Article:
Sundance Film Festival 2021: Prisoners of the Ghostland

Nicolas Cage films are always a wild ride. In general, you kind of know what you’re in for when you pop one of Cage’s more recent films in. Prisoners of the Ghostland is Japanese auteur Sion Sono’s first film to be shot in English. Known for his violent films like Suicide Club (2001), Sono gives us a film that he describes as a hybrid of “East Meets West,” paying tribute to samurai films, spaghetti westerns, tales of revenge, and so much more. It’s a colorful concoction of neon and vibrant colors that really elevate the violence beyond simple blood splatter. Due to its beautiful cinematography and fun action sequences, this is a film that would greatly benefit from being seen on the big screen.

Nicolas Cage plays a character simply named Hero, who is released from jail by The Governor (Bill Moseley) forcing him on a quest to rescue Bernice (Sofia Boutella). The Governor claims that his granddaughter has been kidnapped. Hero is fitted with a leather jumpsuit that has small bombs aptly placed in areas that can blow up if he makes a mistake (naturally there are two fitted to his crotch! Ha!). What follows is a truly wild ride with Hero finding out that The Governor may not be telling the truth. The film also makes comments on nuclear fallout and how the aftermath of the bomb has impacted Japanese culture.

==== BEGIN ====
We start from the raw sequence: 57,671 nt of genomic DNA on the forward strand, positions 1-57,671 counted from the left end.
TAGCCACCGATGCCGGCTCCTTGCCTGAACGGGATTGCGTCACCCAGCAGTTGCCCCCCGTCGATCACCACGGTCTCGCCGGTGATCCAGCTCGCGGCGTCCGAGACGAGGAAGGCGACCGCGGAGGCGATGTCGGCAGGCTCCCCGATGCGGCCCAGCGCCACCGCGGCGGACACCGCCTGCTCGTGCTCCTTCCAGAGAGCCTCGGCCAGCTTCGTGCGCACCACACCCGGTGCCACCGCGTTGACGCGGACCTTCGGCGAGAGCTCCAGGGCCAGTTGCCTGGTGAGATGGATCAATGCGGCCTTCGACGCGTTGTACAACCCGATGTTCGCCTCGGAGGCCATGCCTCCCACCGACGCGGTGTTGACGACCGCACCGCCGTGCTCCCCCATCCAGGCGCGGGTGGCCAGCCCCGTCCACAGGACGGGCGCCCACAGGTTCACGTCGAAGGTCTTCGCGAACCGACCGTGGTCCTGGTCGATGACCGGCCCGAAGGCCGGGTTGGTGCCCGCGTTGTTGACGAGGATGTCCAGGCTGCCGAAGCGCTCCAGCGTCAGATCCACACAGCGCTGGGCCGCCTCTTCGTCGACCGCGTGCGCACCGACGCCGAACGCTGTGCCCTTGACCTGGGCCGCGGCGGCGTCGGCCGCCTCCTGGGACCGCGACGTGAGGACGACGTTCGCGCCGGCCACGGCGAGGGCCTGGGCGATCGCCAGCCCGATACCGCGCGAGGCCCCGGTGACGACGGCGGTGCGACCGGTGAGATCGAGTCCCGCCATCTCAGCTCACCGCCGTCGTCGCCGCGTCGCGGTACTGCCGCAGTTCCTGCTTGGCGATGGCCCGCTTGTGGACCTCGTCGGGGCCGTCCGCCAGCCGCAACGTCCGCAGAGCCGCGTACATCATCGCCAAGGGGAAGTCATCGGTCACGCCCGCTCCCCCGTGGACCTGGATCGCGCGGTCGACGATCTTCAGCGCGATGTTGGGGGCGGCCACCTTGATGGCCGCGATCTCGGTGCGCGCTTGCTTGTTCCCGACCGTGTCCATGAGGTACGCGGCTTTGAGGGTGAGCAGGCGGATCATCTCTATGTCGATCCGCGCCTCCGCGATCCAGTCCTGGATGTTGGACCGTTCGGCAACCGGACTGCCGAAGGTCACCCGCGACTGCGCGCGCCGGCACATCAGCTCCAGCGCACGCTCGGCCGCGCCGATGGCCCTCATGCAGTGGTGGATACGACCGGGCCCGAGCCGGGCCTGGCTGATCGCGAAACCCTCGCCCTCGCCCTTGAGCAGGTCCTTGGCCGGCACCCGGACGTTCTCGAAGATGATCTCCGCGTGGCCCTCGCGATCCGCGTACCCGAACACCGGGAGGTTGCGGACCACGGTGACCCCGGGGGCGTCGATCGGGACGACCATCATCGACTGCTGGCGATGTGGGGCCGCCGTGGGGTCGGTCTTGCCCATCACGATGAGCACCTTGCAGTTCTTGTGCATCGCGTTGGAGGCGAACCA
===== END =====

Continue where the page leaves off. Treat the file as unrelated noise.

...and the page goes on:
I’ve been a huge fan of Sofia Boutella, through her films like Climax (2018), Atomic Blonde (2017), Star Trek Beyond (2016), Kingsman: The Secret Service (2014). Boutella is always beyond incredible at uniting powerful physicality and intense action training with strong emotional performances (particularly in Climax!), and Prisoners of the Ghostland is no exception. In the Q&A Boutella speaks about how the fighting choreography melded with her intense dance training background as her performance is always so controlled and rhythmic.

Sion Sono discusses how they had originally planned on shooting the film in Mexico, but due to the director having a heart attack during pre-production, they ended up shooting in Japan instead. While initially disappointed by this, as he was so excited about shooting in locations that mirrored his favorite spaghetti western films, he grew to love the hybrid look of the film that the crew was able to create. Personally, I absolutely loved the look of the film and the hybrid style left a very memorable impression that I’m excited to revisit later.

This is a prime example of a film that is destined to be a cult classic. Nicolas Cage gives a memorable and fun performance where he, as is expected, just fully embraces the craziness. If you’re a fan of Cage, director Sion Sono, Boutella, or Bill Moseley, do not miss this one. It’s just pure genre glory that needs to be seen. Just give in and enjoy yourself. Here’s hoping that Prisoners of the Ghostland finds success when it is released later.

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